A New York Times report warning of an impending bloodbath in Idlib downplays the fact that the Syrian province is controlled by Al-Qaeda affiliated terrorists, portraying the “rebels” as humanitarian-minded administrators.
“Millions of civilians are dreading what comes next” in Idlib, the New York Times reports, after presumably consulting with most of the province’s estimated three million inhabitants. In a true masterpiece of euphemism-infested journalism, the Times has turned the operation to liberate Idlib from a US-designated terrorist group on its head, bemoaning the uncertain fate of the “rebel fighters and their civilian supporters who rose up more than seven years ago demanding regime change.”
Scroll about 20 paragraphs down and the Gray Lady notes with a dismissive air that Syria’s deputy prime minister called these brave fighters “terrorists” (scare-quote credit: NYT) during an interview with Russian (yes, Russian!) television on Saturday. The paper then provides crucial context to help counter this cynical Kremlin soundbite, pointing out that while it’s true that Hayat Tahrir al-Sham (HTS), “which is affiliated with Al-Qaeda,” has controlled much of Idlib since 2015, there’s more to Al-Qaeda affiliation than meets the eye. After all, the State Department-designated terrorist group has dutifully acted as “a de facto governmental authority, facilitating trade across the long border with Turkey and organizing aid deliveries.”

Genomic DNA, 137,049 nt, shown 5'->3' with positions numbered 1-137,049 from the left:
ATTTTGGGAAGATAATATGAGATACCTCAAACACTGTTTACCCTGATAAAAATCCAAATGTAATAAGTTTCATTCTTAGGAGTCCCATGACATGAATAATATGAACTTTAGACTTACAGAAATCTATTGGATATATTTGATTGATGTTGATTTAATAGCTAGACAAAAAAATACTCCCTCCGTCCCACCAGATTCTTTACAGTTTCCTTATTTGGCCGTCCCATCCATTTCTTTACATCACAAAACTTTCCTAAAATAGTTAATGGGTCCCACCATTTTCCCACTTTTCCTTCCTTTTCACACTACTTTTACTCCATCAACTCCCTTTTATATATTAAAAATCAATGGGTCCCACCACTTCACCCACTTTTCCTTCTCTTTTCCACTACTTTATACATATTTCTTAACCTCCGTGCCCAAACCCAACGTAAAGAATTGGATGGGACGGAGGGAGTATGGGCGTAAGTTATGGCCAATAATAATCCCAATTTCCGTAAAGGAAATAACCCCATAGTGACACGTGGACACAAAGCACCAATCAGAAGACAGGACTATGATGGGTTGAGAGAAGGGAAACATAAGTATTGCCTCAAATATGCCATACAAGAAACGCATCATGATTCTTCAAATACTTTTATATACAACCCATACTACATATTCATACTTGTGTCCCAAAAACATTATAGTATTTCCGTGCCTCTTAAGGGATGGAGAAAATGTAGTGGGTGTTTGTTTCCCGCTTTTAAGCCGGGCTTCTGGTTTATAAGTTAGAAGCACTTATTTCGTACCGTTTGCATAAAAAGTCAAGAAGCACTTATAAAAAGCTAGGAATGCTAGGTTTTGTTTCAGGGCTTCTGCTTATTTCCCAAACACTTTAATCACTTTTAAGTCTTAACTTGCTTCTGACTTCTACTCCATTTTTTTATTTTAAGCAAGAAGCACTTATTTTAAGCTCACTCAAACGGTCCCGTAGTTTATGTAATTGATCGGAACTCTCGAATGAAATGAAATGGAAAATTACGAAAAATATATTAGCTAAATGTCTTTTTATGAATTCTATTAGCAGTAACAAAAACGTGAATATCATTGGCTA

Seventeen years after the September 11 terrorist attacks, the New York Times is now writing articles commending Al-Qaeda affiliates for their aid-delivering abilities. No mention of reports of their chemical weapon stockpiles, however.
Five paragraphs later, the New York Times nonchalantly discloses that HTS – characterized as “rebels”, “fighters”, “rebel fighters”, “rebel forces”, and “Syria’s strongest rebel faction” throughout its mind-melting article – has been “officially declared” a terrorist organization by the United States, European Union and even Turkey.
Perhaps unsurprisingly, for many of these “fighters” – especially “foreigners who have moved to Syria to help defeat the government” – surrender is not an option, the Times informs us.
A “fighter” who spoke to the paper said that he and his comrades were frustrated because “we came for jihad” and not “to have truces and to kneel before the Turks.” The terrorist – sorry, “fighter” – only provided his first name to reporters, “out of fear for his safety.”
And of course, the paper inserts the obligatory swipe at Russia, quoting Foreign Minister Sergei Lavrov’s comment that Idlib is a “festering abscess” that needs to be drained. No mention of Lavrov’s efforts to negotiate a humanitarian corridor that would ensure the safe and orderly evacuation of civilians, however.
In a testament to the newspaper’s complete lack of self-awareness, the article notes that Turkey has “worked” with HTS, “despite its affiliation with Al Qaeda, as both have shared a desire to unseat Mr. Assad.”
Seems like Erdogan isn’t the only one who can overlook a few foibles in the pursuit of regime change.